Search ST Engineering

Ensuring Aircraft Part Quality in Aviation MRO

Installing suspected unapproved parts (SUPs) during aircraft maintenance, repair, and overhaul work can lead to improper operation or structural failure. Quality Assurance (QA) specialists and well-managed QA programmes are thus instrumental in ensuring the redelivery of a safe aircraft by eliminating SUPs from the MRO process.

Eugene Tan is the Head of Policy & Accident Prevention at ST Engineering’s Commercial Aerospace, where he has served in aviation QA roles for over 28 years. He shares about his experiences in managing SUPs, as well as his responsibilities and ST Engineering’s commitment in ensuring that procedures for safe operations and airworthy aircraft are adequate and adhered to.

Understanding Suspected Unapproved Parts

In aircraft maintenance, QA specialists and well-managed QA programmes are instrumental in ensuring the redelivery of a safe aircraft. QA is a complex process, requiring a mix of skills and qualities: aircraft maintenance knowledge, technical and troubleshooting skills, basic engineering and even diplomacy for managing customers. Adding to this complexity is the need to watch out for SUPs.

SUPs refer to aircraft parts from dubious origins or unserviceable critical components. They include products, components, materials that may be counterfeits or have exceeded their airworthy lifespan, and serviceability limits. Fitting them onto an aircraft during MRO work could lead to improper operation or structural failure.

Given how SUPs are a threat to safety, reliability and profitability of operators and MROs alike, preventing them from making their way into the inventory or onto the aircraft is a crucial part of a QA specialist’s job. However, it is not as straightforward as ensuring that every part is certified, since documentation for proving airworthiness or authenticity can be forged. SUPs have been passed off as certified parts by suppliers through the use of forged or improper Airworthiness Release Certificates (ARCs).

All Hands on Deck in Combating SUPs

Eugene can recall a few occasions when he encountered SUPs and how they had come to light.

He shared, “Once, the original equipment manufacturer (OEM) modification kits delivered to us experienced high failure rates after being installed on a customer’s aircraft. The OEM had initially suspected that this was due to our poor MRO workmanship. However, after thorough investigation, they discovered that one of their approved vendors had been reselling parts that failed internal quality checks!”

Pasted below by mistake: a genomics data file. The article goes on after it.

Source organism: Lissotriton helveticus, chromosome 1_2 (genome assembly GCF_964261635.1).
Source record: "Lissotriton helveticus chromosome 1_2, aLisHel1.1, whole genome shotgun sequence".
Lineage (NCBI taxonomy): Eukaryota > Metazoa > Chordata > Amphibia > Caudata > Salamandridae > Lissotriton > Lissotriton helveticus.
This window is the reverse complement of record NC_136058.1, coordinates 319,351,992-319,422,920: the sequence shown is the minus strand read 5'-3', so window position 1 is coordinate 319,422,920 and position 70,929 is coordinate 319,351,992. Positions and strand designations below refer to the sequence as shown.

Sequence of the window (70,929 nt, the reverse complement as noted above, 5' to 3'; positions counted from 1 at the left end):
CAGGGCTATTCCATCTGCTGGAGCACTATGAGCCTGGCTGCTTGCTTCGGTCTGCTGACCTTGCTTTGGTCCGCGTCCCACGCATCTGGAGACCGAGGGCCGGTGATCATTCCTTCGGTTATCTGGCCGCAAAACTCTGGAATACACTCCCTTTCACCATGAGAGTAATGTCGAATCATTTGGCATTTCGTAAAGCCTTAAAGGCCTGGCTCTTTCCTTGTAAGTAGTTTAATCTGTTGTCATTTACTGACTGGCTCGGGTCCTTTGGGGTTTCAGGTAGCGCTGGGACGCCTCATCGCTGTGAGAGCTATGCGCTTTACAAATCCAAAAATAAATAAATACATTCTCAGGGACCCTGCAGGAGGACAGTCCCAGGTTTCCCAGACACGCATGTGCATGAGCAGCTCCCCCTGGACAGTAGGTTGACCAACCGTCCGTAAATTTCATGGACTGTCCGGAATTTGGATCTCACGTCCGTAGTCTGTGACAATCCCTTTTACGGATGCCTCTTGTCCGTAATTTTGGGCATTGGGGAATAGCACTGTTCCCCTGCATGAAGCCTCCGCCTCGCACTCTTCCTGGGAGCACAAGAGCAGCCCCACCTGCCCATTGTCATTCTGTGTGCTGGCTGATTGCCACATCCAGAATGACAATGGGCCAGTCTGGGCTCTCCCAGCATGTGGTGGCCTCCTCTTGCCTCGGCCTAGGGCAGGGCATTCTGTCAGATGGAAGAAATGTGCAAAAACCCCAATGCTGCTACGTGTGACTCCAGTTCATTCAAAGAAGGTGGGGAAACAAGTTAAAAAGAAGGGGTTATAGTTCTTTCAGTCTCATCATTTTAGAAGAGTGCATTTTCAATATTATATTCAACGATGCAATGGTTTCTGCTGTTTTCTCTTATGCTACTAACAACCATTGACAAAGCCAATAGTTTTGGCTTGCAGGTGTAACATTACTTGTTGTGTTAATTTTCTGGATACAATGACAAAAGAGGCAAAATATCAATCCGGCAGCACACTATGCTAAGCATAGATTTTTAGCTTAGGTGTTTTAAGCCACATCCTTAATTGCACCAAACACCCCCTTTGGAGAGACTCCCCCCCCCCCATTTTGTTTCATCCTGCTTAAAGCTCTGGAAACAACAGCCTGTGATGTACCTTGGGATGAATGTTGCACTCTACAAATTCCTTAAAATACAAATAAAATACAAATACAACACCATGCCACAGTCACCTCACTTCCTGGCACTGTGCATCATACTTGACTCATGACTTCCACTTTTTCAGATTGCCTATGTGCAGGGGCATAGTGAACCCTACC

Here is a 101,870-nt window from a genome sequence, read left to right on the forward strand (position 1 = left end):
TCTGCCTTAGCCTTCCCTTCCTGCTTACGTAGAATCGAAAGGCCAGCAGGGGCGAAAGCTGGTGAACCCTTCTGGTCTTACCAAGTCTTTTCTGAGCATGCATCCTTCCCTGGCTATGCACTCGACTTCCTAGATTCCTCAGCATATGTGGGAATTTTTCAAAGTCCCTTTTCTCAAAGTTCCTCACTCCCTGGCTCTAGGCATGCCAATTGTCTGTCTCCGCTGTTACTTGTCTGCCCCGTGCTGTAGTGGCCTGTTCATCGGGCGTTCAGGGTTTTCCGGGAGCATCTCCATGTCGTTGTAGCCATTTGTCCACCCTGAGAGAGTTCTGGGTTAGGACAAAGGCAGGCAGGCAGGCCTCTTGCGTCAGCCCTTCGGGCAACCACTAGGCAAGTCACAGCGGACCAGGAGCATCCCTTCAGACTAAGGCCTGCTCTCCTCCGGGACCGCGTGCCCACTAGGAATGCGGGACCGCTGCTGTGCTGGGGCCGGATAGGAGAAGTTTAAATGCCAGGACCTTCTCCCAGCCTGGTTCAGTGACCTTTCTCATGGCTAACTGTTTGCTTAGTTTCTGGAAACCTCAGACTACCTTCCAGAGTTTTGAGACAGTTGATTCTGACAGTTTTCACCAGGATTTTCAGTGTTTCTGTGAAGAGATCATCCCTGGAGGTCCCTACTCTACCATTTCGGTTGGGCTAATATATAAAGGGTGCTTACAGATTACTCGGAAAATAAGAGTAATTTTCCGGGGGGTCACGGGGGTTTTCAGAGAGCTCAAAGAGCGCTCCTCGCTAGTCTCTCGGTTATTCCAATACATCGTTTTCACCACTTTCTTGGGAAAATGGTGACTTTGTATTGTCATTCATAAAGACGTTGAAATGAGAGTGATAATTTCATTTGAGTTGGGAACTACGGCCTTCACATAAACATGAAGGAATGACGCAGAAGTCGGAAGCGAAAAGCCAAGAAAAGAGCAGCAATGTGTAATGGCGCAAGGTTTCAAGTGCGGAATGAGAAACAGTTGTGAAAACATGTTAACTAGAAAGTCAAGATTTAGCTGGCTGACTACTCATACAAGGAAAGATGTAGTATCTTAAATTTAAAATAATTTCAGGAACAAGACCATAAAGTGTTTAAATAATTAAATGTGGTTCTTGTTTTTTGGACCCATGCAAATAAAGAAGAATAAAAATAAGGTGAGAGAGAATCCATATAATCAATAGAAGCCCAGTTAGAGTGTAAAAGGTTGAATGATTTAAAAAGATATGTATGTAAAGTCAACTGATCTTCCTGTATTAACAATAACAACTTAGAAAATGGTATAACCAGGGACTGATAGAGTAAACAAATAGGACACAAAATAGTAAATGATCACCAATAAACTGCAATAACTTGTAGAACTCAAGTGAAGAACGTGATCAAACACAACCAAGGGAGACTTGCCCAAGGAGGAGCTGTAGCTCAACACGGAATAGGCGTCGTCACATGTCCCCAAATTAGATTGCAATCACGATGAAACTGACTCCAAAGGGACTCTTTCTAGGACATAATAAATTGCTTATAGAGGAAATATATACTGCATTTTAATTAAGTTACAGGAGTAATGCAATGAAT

“In another instance, it came to our attention that a certifying staff from another MRO company had forged our company’s component ARCs to recycle their non-airworthy components back to service.” Eugene added that ST Engineering’s strong reputation in the market could be a factor behind others’ attempts to exploit our ARCs, and hence it is essential that we protect our hard-won track record for quality and safety by being alert to such forgeries.

Given how SUPs can slip through even stringent procurement processes, all hands must be on deck to help detect them in every part of the MRO process. If procurement officers are the gatekeepers that help to keep out unapproved parts by selecting reliable suppliers to work with, aircraft technicians are then the frontliners with the knowledge to identify SUPs given their daily exposure to aircraft parts and maintenance work.

“All our technicians are trained to identify SUPs. Every new maintenance personnel who joins us has to undergo QA training, and subsequently regular refresher courses,” Eugene further shared. “It is important that everyone plays an important role in ensuring the integrity of aeronautical products, especially when it comes to determining their quality, eligibility and traceability. Our technicians are trained not only to carry out their maintenance work well; they also know the importance of their role in ensuring proper parts are used, and their impact on the safety of the aircraft.”

Playing Our Part to Keep Aircraft Flying Safe

While the aviation part supply market is highly regulated and controlled, SUPs are a recurring problem as they are significantly cheaper to buy and extremely profitable to sell. With demand for spares outstripping supply post-COVID 19, the pressure to cut corners can motivate others to do the wrong thing.

This is why QA specialists like Eugene are so important. Over his long career with ST Engineering, Eugene conducts in-house airworthiness training sessions to make sure that everyone, himself included, keeps abreast of the latest best practices for QA in the ever-evolving aviation industry, while upholding environmental, health and safety management systems.

While technical knowledge is important, Eugene opines that a safety and quality mindset is just as crucial. As a firm believer of quality over profits, Eugene is proud to be part of an organisation that places safety as the top priority. In his long career with ST Engineering, he has seen how the safety culture starts all the way from the top, so that there can be adequate resources for continuous improvement and aviation safety education, and business decisions that prioritise a robust quality management system are made.

As for his job, Eugene describes QA specialists as playing an outsized (though under-discussed) role in aviation safety. “While QA specialists may not be directly involved in the procurement process or maintenance operations, they are akin to squad leaders who oversee an organisation’s quality management system from A to Z. It is only by working closely as a team, from the management and customers to the technicians and purchasing officers, that everyone can pull together to keep aircraft flying safely.”

Join us in ST Engineering

Be part of a team that prizes innovation and teamwork.

View our job openings and pursue a rewarding career with opportunities across borders.